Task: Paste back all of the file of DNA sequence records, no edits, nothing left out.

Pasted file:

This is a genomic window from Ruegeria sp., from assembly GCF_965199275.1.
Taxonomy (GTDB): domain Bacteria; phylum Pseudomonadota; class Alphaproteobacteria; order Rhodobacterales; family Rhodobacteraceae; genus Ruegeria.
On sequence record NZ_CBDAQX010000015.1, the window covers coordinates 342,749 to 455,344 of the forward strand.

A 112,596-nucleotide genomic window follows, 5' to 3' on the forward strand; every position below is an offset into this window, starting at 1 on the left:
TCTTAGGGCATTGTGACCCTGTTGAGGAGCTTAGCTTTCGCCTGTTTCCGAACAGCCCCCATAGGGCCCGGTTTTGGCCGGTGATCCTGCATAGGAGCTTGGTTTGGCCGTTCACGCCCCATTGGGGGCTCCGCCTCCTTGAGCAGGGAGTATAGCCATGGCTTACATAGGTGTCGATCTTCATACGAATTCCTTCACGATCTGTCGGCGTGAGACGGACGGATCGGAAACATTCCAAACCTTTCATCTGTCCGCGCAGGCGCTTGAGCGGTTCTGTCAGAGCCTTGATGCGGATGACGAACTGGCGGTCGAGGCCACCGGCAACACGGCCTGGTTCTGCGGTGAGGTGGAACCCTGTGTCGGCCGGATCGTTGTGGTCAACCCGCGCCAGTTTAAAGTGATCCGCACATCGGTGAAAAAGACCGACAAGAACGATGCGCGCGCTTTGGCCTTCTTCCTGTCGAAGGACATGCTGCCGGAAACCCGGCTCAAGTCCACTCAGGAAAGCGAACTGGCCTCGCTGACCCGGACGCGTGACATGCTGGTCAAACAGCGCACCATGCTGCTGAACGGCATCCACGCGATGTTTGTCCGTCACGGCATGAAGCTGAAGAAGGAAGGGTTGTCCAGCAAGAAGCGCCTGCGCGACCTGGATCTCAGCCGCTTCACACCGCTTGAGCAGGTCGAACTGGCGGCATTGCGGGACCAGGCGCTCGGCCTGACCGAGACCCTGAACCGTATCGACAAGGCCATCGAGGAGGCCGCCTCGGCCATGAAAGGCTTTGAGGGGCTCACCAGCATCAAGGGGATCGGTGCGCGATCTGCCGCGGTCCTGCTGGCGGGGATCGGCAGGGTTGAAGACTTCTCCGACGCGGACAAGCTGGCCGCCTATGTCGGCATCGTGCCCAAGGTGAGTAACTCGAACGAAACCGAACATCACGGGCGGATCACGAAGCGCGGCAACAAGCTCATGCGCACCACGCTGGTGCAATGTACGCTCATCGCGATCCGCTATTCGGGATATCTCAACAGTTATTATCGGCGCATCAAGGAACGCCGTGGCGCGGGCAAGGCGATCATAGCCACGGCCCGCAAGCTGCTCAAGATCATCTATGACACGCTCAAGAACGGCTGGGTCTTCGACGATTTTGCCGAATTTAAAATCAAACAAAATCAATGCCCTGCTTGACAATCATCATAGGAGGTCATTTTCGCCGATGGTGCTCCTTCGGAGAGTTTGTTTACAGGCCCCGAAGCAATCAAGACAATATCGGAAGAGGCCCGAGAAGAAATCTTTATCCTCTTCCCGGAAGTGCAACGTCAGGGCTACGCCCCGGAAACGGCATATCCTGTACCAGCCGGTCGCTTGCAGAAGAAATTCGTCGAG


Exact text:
This is a genomic window from Ruegeria sp., from assembly GCF_965199275.1.
Taxonomy (GTDB): domain Bacteria; phylum Pseudomonadota; class Alphaproteobacteria; order Rhodobacterales; family Rhodobacteraceae; genus Ruegeria.
On sequence record NZ_CBDAQX010000015.1, the window covers coordinates 342,749 to 455,344 of the forward strand.

A 112,596-nucleotide genomic window follows, 5' to 3' on the forward strand; every position below is an offset into this window, starting at 1 on the left:
TCTTAGGGCATTGTGACCCTGTTGAGGAGCTTAGCTTTCGCCTGTTTCCGAACAGCCCCCATAGGGCCCGGTTTTGGCCGGTGATCCTGCATAGGAGCTTGGTTTGGCCGTTCACGCCCCATTGGGGGCTCCGCCTCCTTGAGCAGGGAGTATAGCCATGGCTTACATAGGTGTCGATCTTCATACGAATTCCTTCACGATCTGTCGGCGTGAGACGGACGGATCGGAAACATTCCAAACCTTTCATCTGTCCGCGCAGGCGCTTGAGCGGTTCTGTCAGAGCCTTGATGCGGATGACGAACTGGCGGTCGAGGCCACCGGCAACACGGCCTGGTTCTGCGGTGAGGTGGAACCCTGTGTCGGCCGGATCGTTGTGGTCAACCCGCGCCAGTTTAAAGTGATCCGCACATCGGTGAAAAAGACCGACAAGAACGATGCGCGCGCTTTGGCCTTCTTCCTGTCGAAGGACATGCTGCCGGAAACCCGGCTCAAGTCCACTCAGGAAAGCGAACTGGCCTCGCTGACCCGGACGCGTGACATGCTGGTCAAACAGCGCACCATGCTGCTGAACGGCATCCACGCGATGTTTGTCCGTCACGGCATGAAGCTGAAGAAGGAAGGGTTGTCCAGCAAGAAGCGCCTGCGCGACCTGGATCTCAGCCGCTTCACACCGCTTGAGCAGGTCGAACTGGCGGCATTGCGGGACCAGGCGCTCGGCCTGACCGAGACCCTGAACCGTATCGACAAGGCCATCGAGGAGGCCGCCTCGGCCATGAAAGGCTTTGAGGGGCTCACCAGCATCAAGGGGATCGGTGCGCGATCTGCCGCGGTCCTGCTGGCGGGGATCGGCAGGGTTGAAGACTTCTCCGACGCGGACAAGCTGGCCGCCTATGTCGGCATCGTGCCCAAGGTGAGTAACTCGAACGAAACCGAACATCACGGGCGGATCACGAAGCGCGGCAACAAGCTCATGCGCACCACGCTGGTGCAATGTACGCTCATCGCGATCCGCTATTCGGGATATCTCAACAGTTATTATCGGCGCATCAAGGAACGCCGTGGCGCGGGCAAGGCGATCATAGCCACGGCCCGCAAGCTGCTCAAGATCATCTATGACACGCTCAAGAACGGCTGGGTCTTCGACGATTTTGCCGAATTTAAAATCAAACAAAATCAATGCCCTGCTTGACAATCATCATAGGAGGTCATTTTCGCCGATGGTGCTCCTTCGGAGAGTTTGTTTACAGGCCCCGAAGCAATCAAGACAATATCGGAAGAGGCCCGAGAAGAAATCTTTATCCTCTTCCCGGAAGTGCAACGTCAGGGCTACGCCCCGGAAACGGCATATCCTGTACCAGCCGGTCGCTTGCAGAAGAAATTCGTCGAG